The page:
Let’s start the day with an all-WashPo Juxtaposition.
I will confess, I gave up on Bob Woodward’s “Fear” about a third of the way through. As noted here before, it felt rushed, with a lot of incidents but without a unifying thread, which doesn’t make for engrossing reading.
But it does start with the Hidden Genius pushing a meeting with the Saudis against the judgment of old hands, and that, in turn, led to Dear Leader boasting of a multibillion arms deal.
Which mostly didn’t happen at all, and what small portion of which did happen was set up by the Obama administration.
Not Obama personally. His administration.
Because, unlike this presidency, that one had an actual administration, which included (get this!) actual ambassadors.
I know. Such a waste of resources, such a bloated government.
Telnaes picks up on this news-and-analysis, which is that a president who is mired in personal debt and questionable deals is possibly not the best person to investigate his buddies for murder.
Meanwhile, Toles points out that, as Woodward also notes early on in his book, Dear Leader does not appear to know how economics actually work, which may be why Wharton modestly withheld his name from any list of honors at graduation, despite his boast that he had terrific grades.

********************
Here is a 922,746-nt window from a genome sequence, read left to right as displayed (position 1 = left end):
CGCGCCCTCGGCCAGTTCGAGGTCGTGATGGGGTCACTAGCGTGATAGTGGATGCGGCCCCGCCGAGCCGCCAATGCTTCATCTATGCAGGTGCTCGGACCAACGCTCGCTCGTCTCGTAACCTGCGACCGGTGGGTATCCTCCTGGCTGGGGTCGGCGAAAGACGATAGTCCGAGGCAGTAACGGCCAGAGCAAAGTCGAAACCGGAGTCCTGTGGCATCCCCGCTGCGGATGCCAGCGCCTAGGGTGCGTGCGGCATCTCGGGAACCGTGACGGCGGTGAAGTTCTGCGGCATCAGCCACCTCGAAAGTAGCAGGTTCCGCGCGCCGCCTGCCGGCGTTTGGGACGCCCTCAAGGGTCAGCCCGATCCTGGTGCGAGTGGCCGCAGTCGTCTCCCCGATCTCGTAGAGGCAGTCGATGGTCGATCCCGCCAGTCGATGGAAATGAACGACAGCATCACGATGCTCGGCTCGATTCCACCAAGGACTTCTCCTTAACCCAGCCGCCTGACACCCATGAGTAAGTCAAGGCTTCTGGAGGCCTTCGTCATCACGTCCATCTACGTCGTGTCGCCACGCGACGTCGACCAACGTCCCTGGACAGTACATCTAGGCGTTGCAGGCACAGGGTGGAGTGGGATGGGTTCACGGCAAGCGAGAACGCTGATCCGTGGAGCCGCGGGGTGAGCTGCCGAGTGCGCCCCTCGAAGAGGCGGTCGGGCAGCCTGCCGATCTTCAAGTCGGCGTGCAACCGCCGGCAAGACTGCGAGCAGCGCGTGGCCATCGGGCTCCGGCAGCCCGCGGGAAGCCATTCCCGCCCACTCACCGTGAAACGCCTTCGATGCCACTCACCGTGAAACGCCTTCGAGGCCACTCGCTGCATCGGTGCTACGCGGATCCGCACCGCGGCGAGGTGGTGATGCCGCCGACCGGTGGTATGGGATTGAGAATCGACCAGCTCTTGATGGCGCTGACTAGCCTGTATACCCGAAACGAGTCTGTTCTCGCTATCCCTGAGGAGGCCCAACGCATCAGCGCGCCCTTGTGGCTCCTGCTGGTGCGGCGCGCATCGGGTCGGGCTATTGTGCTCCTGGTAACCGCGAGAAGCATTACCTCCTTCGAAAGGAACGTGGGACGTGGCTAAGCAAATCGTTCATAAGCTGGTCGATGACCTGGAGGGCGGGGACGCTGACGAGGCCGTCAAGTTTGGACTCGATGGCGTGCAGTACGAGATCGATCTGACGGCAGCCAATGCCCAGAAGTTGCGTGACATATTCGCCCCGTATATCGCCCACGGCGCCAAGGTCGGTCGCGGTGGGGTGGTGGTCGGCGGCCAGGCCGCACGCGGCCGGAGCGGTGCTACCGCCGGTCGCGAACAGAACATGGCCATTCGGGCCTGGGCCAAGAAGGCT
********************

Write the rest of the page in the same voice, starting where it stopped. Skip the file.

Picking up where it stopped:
He should have kept some calendars.
And so, as his suicidal tax cuts blew up the deficit even faster than anyone expected, even his erstwhile allies have begun to wonder what the hell he was thinking.
The Fed put the brakes on, the market readjusted and then both Trump and a discouraging large portion of the media lost their shit, because they don’t understand how it all fits together, either.
I was, however, heartened to hear several analysts suggest that everybody take a deep breath and don’t look at your 401k and for goodness sake don’t pick at it or it will never heal.
Whatever cuckoobird policies are happening in the White House, the market will, over time, work itself out, and unless you just happen to need your money during a low tide — to pay for a kid’s college or to handle medical bills because your insurance sucks — you’ll be fine.